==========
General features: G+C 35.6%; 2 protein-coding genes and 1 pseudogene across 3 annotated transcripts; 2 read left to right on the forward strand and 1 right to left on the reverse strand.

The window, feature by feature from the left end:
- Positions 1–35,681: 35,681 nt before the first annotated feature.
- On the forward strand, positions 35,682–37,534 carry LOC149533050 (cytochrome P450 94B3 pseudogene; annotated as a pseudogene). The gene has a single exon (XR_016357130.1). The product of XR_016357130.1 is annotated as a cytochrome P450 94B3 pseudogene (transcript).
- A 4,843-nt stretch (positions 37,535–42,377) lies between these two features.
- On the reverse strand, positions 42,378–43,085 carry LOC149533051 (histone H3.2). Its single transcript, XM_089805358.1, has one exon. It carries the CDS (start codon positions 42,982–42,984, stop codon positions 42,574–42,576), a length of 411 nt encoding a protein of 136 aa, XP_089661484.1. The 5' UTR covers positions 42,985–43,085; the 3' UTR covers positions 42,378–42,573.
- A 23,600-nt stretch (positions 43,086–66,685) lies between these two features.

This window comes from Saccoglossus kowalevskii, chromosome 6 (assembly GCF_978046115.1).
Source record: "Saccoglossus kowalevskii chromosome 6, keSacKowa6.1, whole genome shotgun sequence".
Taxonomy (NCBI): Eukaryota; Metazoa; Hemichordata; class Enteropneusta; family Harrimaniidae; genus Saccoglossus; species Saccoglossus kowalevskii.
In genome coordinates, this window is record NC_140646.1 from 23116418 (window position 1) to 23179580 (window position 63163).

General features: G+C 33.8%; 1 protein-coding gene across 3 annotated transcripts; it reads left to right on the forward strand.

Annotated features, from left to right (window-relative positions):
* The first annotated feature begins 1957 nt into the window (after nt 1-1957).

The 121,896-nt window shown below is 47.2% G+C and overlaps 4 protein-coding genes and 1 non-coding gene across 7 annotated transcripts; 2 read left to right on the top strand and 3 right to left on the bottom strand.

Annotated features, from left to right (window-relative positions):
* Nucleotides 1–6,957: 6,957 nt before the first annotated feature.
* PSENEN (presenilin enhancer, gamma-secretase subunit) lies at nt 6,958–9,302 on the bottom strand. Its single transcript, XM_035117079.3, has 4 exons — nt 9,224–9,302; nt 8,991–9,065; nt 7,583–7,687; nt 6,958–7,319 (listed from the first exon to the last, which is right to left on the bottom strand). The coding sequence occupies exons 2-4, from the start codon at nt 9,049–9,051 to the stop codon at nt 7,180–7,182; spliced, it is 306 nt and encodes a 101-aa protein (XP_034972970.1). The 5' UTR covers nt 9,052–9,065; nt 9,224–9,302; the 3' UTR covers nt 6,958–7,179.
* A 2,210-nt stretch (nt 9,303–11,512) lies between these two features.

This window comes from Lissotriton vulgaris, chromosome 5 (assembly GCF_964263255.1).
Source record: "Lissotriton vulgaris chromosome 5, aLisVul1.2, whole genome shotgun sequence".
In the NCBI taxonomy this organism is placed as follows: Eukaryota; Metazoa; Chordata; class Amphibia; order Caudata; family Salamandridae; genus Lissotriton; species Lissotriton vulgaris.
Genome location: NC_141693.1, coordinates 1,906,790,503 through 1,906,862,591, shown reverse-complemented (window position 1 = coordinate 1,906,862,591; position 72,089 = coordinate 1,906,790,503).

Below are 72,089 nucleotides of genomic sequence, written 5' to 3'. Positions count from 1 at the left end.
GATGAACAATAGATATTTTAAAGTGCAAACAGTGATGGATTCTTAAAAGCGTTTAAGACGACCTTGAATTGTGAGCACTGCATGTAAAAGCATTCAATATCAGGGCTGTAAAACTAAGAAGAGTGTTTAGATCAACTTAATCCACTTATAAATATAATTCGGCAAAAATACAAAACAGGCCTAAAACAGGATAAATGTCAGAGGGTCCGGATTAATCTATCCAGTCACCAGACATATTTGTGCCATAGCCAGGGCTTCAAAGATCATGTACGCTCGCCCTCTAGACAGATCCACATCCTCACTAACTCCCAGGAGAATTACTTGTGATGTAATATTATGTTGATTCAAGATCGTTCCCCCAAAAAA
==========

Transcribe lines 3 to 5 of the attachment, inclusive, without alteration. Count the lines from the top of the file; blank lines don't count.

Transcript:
- Positions 1–35,681: 35,681 nt before the first annotated feature.
- On the forward strand, positions 35,682–37,534 carry LOC149533050 (cytochrome P450 94B3 pseudogene; annotated as a pseudogene). The gene has a single exon (XR_016357130.1). The product of XR_016357130.1 is annotated as a cytochrome P450 94B3 pseudogene (transcript).
- A 4,843-nt stretch (positions 37,535–42,377) lies between these two features.